Mix up your moves, concentrate on that core and train to take to the pistes at David Lloyd
March is a popular month for people to try new winter sports and go in search of serious snow. And Snowboarding Cross supremo Zoe Gillings-Brier, who just happens to train at David Lloyd when she’s not in competition, can’t enthuse enough about her passion for taking to her board. Zoe, 32, certainly knows her stuff. Not only is she Great Britain’s Number 1, the first athlete with seven World Cup Podiums, three winter Olympic games under her belt and many multi-national titles behind her, she’s also just returned from the PyeongChang 2018 Winter Olympics, where she competed as part of the British Snowboard team, and where she finished 13th in the women’s snowboard cross.
In an exclusive interview with BESTFIT magazine, the inspiring sports star spills the beans about training to be top of her game and why we should all try out some snowboarding. “I started when I was just aged 10,” she says. “I originally started off skiing but got really bored with it and found myself wanting a new challenge,” she explains. “I loved snowboarding right away.”
At this point Zoe started to train seriously. “I immediately started to workout to improve my fitness and saw really good results. “I usually train five or six times a week – one day I may swim and use that as a recovery session, sometimes I do interval training and alternate this with core strength exercises similar to those from Pilates. The days leading up to a competition I usually do training consisting of ‘on-snow’ training, which is just how it sounds. But when I am working out in the gym, I focus on lower body exercise and strengthen my glutes before working in my core, as I need core strength the whole way down. Strength is key in helping to absorb my landings.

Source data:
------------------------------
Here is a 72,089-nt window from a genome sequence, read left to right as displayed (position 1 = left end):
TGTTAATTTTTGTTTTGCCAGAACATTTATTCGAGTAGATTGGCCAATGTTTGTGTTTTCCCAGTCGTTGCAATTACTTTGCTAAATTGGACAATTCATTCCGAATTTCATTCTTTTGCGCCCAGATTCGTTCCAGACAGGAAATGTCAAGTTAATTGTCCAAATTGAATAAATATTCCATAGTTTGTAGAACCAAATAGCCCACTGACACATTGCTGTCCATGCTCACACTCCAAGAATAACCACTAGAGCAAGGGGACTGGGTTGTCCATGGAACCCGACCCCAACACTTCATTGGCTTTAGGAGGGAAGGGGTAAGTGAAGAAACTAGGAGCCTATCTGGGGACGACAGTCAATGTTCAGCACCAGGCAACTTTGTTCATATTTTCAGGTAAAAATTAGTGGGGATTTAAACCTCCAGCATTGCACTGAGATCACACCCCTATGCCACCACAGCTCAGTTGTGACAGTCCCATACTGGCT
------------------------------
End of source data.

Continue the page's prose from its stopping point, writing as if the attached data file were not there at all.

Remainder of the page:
“I also do a lot of jumping,” she continues. “I use those three boxes and make sure I jump. Usually from one to the other and then onto the other again. “David Lloyd is brilliant as it has so many facilities, is really clean. Sometimes I even take my toddler – we love the café and food. I try to be very disciplined with my nutrition. Generally, I don’t really drink alcohol. I eat lots of vegetables and try to eat a variety of rainbow-coloured vegetables. This gives me more nutrients and strength. And you need that when competing at the Olympics! Of course – like anyone – I experience different levels of nervousness, but rely on basic breathing techniques. It would be wrong not to feel some nerves though; my adrenaline gets going and I love gearing-up for that exhilarating feeling of being on the slopes.”
Zoe’s advice: Snowboarding for beginners
• Remember, snowboarding is painful. It can take a couple of days to crack it. Some people may also panic that their feet are strapped in, but at least they can’t cross – unlike wearing ski! Some claim that in many ways it is much safer than using skis.
• Give yourself time to train properly; don’t try to cram in some snowboarding as a final stint during a week’s ski holiday. I promise that once you crack it, the progression is phenomenal.
• Wear a helmet. I would also recommend trying to source some bum pads too and stick at it no matter how many times you may fall, just don’t take yourself too seriously.